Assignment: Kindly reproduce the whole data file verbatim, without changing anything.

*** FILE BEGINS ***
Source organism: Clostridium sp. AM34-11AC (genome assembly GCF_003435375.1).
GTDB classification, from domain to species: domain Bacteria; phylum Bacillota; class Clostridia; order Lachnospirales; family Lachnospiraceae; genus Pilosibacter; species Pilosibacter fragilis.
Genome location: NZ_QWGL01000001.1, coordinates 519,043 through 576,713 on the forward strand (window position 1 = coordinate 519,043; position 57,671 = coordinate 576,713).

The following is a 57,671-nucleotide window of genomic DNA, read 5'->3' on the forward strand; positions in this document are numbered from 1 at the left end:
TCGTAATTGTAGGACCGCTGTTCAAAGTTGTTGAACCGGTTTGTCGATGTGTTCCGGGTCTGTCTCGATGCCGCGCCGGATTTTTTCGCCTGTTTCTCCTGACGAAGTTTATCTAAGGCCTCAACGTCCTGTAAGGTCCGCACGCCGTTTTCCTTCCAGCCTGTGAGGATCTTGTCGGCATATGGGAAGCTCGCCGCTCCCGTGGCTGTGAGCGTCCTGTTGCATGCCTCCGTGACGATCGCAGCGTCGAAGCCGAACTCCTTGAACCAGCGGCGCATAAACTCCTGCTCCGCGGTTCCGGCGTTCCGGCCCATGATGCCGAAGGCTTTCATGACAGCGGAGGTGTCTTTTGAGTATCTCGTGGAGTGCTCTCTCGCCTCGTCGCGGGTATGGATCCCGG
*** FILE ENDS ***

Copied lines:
Source organism: Clostridium sp. AM34-11AC (genome assembly GCF_003435375.1).
GTDB classification, from domain to species: domain Bacteria; phylum Bacillota; class Clostridia; order Lachnospirales; family Lachnospiraceae; genus Pilosibacter; species Pilosibacter fragilis.
Genome location: NZ_QWGL01000001.1, coordinates 519,043 through 576,713 on the forward strand (window position 1 = coordinate 519,043; position 57,671 = coordinate 576,713).

The following is a 57,671-nucleotide window of genomic DNA, read 5'->3' on the forward strand; positions in this document are numbered from 1 at the left end:
TCGTAATTGTAGGACCGCTGTTCAAAGTTGTTGAACCGGTTTGTCGATGTGTTCCGGGTCTGTCTCGATGCCGCGCCGGATTTTTTCGCCTGTTTCTCCTGACGAAGTTTATCTAAGGCCTCAACGTCCTGTAAGGTCCGCACGCCGTTTTCCTTCCAGCCTGTGAGGATCTTGTCGGCATATGGGAAGCTCGCCGCTCCCGTGGCTGTGAGCGTCCTGTTGCATGCCTCCGTGACGATCGCAGCGTCGAAGCCGAACTCCTTGAACCAGCGGCGCATAAACTCCTGCTCCGCGGTTCCGGCGTTCCGGCCCATGATGCCGAAGGCTTTCATGACAGCGGAGGTGTCTTTTGAGTATCTCGTGGAGTGCTCTCTCGCCTCGTCGCGGGTATGGATCCCGG